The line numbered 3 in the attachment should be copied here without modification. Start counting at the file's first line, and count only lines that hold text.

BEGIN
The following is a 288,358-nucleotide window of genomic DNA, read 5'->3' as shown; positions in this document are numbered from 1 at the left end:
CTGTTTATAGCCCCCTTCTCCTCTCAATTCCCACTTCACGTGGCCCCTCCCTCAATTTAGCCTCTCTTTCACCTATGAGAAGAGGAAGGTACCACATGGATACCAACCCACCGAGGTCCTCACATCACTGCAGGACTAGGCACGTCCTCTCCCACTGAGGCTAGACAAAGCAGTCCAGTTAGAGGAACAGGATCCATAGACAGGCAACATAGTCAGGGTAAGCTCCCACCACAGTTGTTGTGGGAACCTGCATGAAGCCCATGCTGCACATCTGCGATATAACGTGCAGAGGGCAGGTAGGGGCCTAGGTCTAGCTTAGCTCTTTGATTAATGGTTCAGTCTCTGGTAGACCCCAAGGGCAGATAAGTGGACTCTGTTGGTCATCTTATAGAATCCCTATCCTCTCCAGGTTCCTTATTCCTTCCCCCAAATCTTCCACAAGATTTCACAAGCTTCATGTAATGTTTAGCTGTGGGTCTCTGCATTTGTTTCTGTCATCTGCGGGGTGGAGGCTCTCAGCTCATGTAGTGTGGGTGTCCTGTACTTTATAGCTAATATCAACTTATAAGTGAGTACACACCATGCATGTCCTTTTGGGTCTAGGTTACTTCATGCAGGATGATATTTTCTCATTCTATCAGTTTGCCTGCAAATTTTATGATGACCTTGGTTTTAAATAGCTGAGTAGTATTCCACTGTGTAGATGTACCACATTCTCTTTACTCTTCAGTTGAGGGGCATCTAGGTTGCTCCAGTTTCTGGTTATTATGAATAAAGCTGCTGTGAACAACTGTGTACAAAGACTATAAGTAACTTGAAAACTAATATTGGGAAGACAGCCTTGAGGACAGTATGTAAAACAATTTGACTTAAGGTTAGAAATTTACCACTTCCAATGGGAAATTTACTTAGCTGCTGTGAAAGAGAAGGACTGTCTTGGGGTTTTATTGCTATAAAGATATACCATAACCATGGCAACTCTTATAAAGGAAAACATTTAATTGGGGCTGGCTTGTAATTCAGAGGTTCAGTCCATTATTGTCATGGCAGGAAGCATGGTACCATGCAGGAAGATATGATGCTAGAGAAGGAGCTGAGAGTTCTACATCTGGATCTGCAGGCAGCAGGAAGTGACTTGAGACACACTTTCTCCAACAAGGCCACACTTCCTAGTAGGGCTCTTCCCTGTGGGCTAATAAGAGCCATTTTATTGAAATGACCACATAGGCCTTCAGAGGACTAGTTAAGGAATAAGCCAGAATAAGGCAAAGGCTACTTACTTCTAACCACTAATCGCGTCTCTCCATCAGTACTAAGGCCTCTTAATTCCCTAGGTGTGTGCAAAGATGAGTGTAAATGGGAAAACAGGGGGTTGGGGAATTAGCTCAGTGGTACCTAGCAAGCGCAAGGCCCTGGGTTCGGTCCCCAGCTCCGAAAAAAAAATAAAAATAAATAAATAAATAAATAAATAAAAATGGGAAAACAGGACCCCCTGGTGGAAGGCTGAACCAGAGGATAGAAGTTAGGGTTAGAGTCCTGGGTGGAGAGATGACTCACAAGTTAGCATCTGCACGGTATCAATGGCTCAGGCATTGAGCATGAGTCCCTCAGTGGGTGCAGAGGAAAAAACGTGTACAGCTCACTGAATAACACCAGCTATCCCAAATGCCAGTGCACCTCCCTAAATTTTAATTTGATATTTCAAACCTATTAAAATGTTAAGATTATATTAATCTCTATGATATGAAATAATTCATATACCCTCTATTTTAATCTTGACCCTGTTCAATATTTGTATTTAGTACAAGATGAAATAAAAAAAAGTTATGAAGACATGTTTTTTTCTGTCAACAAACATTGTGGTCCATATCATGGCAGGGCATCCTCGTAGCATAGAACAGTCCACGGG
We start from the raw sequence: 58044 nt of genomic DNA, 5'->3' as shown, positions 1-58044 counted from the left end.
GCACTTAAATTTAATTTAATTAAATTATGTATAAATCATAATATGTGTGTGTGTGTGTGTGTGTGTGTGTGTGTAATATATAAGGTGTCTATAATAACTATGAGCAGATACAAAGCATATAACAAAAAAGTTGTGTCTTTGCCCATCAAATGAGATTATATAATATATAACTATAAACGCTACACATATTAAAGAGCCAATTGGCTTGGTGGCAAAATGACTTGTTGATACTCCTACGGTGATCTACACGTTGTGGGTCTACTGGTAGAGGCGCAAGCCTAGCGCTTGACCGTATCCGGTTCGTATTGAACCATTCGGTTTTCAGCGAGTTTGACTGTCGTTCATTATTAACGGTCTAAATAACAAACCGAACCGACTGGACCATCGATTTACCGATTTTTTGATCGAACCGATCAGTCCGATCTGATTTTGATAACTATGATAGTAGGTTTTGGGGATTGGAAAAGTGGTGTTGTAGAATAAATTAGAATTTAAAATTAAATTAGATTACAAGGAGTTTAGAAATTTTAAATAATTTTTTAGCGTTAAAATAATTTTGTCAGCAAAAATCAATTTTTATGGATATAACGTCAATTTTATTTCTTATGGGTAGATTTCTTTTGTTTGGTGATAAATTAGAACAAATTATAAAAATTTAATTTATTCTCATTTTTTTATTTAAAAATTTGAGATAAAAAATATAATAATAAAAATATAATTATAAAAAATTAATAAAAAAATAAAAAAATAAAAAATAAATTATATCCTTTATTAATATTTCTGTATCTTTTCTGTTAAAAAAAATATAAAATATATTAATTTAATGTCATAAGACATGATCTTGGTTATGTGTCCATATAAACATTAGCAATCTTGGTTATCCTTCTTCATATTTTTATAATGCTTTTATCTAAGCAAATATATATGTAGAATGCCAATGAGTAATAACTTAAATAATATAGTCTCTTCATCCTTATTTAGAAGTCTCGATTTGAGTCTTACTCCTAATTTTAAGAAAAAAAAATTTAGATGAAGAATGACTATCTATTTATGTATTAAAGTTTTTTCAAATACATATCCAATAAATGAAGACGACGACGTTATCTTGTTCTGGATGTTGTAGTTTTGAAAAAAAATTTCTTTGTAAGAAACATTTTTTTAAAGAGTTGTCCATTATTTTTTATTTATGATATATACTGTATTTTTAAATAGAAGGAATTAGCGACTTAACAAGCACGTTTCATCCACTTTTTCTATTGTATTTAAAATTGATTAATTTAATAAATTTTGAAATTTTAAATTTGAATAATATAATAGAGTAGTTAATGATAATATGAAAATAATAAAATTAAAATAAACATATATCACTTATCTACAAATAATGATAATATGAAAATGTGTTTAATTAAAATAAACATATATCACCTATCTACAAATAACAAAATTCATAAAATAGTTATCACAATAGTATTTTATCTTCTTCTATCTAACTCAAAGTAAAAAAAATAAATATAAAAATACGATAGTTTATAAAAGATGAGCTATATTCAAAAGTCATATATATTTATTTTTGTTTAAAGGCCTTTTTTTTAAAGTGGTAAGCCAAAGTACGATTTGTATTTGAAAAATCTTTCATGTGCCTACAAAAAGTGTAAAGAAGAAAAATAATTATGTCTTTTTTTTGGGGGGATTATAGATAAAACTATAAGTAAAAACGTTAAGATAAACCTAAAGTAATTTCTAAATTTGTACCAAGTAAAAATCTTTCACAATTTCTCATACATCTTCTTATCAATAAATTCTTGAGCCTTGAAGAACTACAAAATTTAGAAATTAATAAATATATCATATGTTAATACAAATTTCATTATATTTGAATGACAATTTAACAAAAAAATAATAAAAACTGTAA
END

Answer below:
We start from the raw sequence: 58044 nt of genomic DNA, 5'->3' as shown, positions 1-58044 counted from the left end.